The next major eruption is famous, and is the largest explosive eruption in the 20th century. The 1912 Novarupta eruption. This event happened from a vent on the north flank of Trident volcano. It erupted 17 km3 of pyroclastic fall material, and 11 km3 of ignimbrite (pyroclastic flows). The eruption produced two different groups of magma. First, a magma that is very rare in the world and in the Aleutians, a high silica rhyolite, with 77-78 % SiO2 and 0-5 wt% phenocrystals. And a crystal-rich andesite-dacite series, with 59-68% SiO2 and 30-40 wt% phenocrystals. The main episode of the eruption started with the high silica rhyolite, but in the latter part some dacite and andesite started to be mixed in. Two smaller andesite-dacite eruption episodes followed. The final event was the renewed eruption of high silica rhyolite that filled up effusively the bottom of the 700-900 diameter crater of Novarupta, making a small circular dome. The top of Katmai volcano collapsed during the Novarupta eruption.
A new eruption episode lasted from 1953 to 1974, birthing a volcano on the west side of Trident. Known as the West Trident volcano. The eruptions consisted mostly of ~50 meter thick lava flows with a volume 0.7 km3, and of andesite to dacite composition, similar to that of Mageik and Martin.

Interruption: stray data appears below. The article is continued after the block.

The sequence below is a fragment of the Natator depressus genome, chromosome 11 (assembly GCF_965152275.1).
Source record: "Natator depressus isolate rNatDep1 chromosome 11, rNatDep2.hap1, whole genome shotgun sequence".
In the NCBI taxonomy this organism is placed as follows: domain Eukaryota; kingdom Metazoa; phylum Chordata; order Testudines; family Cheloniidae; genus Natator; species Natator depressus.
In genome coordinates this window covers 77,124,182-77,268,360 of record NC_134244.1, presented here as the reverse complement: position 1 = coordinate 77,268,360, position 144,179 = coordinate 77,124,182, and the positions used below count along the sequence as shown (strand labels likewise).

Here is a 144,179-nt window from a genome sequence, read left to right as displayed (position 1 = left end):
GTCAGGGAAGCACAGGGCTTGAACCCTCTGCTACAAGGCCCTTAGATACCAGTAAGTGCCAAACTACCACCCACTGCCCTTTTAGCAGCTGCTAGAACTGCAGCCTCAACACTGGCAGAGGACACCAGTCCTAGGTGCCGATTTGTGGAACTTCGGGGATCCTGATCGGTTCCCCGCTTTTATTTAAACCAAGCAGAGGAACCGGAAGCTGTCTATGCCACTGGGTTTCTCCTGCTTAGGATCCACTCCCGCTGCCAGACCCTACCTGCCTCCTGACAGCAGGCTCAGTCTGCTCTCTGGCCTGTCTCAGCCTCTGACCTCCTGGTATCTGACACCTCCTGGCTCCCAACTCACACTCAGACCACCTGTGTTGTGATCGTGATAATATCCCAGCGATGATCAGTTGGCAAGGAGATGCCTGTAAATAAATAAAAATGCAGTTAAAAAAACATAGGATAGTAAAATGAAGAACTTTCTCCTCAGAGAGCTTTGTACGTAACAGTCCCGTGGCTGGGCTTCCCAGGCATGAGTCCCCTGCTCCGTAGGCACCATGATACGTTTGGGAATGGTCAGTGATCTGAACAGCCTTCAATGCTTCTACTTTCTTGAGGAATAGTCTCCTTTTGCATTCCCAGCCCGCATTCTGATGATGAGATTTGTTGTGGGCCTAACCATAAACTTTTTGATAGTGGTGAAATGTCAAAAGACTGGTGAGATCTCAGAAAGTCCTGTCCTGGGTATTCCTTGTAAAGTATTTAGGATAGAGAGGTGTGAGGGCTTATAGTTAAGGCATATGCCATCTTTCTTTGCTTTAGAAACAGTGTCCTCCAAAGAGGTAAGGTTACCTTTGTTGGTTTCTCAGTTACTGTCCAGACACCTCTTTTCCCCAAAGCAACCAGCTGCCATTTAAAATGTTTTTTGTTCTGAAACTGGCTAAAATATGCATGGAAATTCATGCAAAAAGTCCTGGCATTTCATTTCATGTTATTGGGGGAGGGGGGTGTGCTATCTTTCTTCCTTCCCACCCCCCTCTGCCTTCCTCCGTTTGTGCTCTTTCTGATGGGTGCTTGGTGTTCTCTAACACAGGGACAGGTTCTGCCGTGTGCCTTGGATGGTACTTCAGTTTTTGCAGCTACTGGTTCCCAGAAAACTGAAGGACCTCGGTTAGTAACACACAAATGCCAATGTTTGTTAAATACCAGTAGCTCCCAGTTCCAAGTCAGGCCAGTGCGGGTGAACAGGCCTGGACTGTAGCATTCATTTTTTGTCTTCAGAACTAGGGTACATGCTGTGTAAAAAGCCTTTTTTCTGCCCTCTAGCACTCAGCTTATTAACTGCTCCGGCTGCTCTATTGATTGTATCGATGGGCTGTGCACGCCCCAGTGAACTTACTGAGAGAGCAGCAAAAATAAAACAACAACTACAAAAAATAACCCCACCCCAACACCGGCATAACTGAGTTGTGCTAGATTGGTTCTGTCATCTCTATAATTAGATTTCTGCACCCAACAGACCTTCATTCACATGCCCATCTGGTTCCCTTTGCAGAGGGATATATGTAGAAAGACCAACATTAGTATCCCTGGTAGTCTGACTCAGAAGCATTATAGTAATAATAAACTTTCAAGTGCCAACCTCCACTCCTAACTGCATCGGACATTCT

The next volcano is an isolated caldera system, 200 kilometres southwest of the Katmai Cluster. At Aniakchak, earthquakes as small as M 0 were first located in 2018. However, just over two months of activity in 2023, has produced more than three times the number of earthquakes recorded in four years during 2018-2021. Activity started to build up in late 2022 and rose rapidly in 2023. The Alaska Volcano Observatory upgraded the Aviation Colour Code of Aniakchak to yellow on 22 February, during its most restless recorded month since before 2018.
Earthquake depths are mostly within 6 km of the surface, and make two clusters. One cluster is under the southern side of the caldera, near the most prominent vent, which is Vent Mountain. The other under the east caldera rim, nothing special is there. Deep earthquakes extend to over 20 km underground below the caldera and along a band extending south from it.